Laurene Powell Jobs, center, has committed $50 million to create new high schools. She is seen here at an event in New York in September 2014.
Neilson Barnard—2014 Getty Images
By John Kell / Fortune
September 14, 2015

Laurene Powell Jobs has bolstered her commitment to help improve the U.S. education system with the announcement of a $50 million project to create new high schools.

Jobs, the widow of Apple founder Steve Jobs, told the New York Times that an initiative called “XO: The Super School Project” would explore potential efforts to alter school curriculums and technologies in a bid to develop new educational methods. Ultimately, Jobs said, the goal would be to select as many as 10 of the best concepts to financially back.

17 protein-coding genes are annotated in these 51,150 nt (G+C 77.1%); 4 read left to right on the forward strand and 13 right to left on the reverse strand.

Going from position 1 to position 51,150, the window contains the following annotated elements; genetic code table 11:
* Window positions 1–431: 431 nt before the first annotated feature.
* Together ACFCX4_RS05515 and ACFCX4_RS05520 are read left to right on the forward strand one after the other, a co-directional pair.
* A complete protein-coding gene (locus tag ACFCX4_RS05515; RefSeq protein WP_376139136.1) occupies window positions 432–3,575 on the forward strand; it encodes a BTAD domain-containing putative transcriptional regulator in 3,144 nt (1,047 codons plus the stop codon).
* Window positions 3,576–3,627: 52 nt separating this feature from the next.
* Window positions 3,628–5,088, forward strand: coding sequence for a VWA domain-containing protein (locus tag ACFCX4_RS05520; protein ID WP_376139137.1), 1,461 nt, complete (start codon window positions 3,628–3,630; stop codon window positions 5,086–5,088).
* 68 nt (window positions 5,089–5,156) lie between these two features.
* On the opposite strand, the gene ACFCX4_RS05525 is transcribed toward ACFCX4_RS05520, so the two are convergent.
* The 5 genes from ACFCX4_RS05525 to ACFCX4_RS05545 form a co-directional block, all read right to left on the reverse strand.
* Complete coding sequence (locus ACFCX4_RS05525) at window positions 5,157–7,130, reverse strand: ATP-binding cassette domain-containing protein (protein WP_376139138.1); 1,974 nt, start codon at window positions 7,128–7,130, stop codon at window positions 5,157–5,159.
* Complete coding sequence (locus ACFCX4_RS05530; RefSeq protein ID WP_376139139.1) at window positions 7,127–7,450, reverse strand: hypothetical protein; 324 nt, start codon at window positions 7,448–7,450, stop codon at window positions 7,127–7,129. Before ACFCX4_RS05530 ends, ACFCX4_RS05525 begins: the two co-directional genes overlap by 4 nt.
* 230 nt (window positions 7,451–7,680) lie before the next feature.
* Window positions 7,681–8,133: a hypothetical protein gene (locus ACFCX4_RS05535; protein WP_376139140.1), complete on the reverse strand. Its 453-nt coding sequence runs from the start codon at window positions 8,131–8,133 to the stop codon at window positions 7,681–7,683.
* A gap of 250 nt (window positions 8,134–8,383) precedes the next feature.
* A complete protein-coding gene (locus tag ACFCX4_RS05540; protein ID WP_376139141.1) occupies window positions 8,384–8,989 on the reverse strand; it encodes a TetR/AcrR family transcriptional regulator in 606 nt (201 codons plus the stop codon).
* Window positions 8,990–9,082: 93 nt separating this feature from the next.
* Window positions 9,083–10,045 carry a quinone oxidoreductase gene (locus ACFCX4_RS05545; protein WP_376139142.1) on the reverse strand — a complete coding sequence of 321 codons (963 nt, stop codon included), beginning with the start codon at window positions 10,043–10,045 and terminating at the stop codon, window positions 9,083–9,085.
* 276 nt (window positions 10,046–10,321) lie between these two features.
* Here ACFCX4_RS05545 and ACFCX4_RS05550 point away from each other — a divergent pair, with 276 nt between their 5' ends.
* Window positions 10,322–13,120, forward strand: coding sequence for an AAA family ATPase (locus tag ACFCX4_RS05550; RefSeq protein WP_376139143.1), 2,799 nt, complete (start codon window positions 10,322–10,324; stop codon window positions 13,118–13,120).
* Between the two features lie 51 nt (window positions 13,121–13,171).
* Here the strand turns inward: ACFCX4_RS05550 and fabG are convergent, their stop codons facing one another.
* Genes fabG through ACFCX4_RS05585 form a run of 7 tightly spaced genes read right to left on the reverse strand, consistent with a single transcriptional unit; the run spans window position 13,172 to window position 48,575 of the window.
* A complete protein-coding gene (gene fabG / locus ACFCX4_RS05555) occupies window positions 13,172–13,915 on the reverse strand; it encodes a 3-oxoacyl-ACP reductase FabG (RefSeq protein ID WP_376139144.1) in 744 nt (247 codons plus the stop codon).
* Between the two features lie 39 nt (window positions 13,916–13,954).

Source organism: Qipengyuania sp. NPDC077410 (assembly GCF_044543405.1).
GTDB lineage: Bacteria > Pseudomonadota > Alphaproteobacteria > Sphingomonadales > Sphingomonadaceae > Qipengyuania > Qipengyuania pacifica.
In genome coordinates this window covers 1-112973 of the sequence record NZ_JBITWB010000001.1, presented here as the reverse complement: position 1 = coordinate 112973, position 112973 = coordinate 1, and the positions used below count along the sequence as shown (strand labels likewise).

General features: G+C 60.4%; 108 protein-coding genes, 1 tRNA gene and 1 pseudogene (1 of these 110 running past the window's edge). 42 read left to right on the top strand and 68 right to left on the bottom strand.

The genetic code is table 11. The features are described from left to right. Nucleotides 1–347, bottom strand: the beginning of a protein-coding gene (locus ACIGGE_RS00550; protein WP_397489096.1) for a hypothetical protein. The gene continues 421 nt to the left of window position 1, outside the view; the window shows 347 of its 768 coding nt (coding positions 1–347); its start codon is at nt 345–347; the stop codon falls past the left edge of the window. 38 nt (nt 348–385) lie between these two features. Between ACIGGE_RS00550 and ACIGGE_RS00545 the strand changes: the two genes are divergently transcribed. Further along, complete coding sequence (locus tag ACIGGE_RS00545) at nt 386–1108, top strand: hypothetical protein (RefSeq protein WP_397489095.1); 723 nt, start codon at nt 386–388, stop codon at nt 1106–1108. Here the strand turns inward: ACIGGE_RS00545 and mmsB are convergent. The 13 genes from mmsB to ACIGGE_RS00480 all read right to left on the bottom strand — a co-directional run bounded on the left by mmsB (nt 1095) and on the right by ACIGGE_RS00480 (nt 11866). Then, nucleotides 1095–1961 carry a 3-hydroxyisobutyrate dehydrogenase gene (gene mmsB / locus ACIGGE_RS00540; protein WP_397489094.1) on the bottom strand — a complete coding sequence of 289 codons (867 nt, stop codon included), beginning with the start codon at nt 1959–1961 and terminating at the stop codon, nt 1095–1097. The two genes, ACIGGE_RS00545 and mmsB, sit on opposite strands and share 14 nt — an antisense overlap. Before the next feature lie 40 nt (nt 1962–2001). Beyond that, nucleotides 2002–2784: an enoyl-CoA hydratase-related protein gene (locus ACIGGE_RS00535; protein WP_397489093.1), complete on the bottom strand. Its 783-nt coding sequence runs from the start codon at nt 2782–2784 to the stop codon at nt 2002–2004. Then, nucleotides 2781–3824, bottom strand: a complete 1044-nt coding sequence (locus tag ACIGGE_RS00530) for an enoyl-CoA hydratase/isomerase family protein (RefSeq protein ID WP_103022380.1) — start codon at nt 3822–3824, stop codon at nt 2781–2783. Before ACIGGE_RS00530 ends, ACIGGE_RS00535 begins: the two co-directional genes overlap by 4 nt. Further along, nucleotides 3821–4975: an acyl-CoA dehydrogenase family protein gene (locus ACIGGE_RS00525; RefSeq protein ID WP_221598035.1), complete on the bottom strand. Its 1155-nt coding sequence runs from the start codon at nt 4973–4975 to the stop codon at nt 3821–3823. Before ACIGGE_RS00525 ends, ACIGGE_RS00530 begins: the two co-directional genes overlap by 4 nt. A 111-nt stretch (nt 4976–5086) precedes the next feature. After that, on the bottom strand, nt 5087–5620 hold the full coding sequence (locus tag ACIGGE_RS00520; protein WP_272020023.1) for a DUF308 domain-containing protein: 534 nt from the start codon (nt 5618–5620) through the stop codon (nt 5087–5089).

The high-profile move to improve high school education isn’t the first foray by Jobs, who also co-founded and financially backs College Track, which helps guide high school students who want to be the first in their families to attend college achieve that goal.

Some of the tech industry’s highest profile names have donated millions to similar causes. Most notably, Facebook founder Mark Zuckerberg in 2014 announced he would give $120 million to Bay Area schools. That came several years after he donated $100 million to Newark, N.J., schools – a gift some say ran into notable woes.

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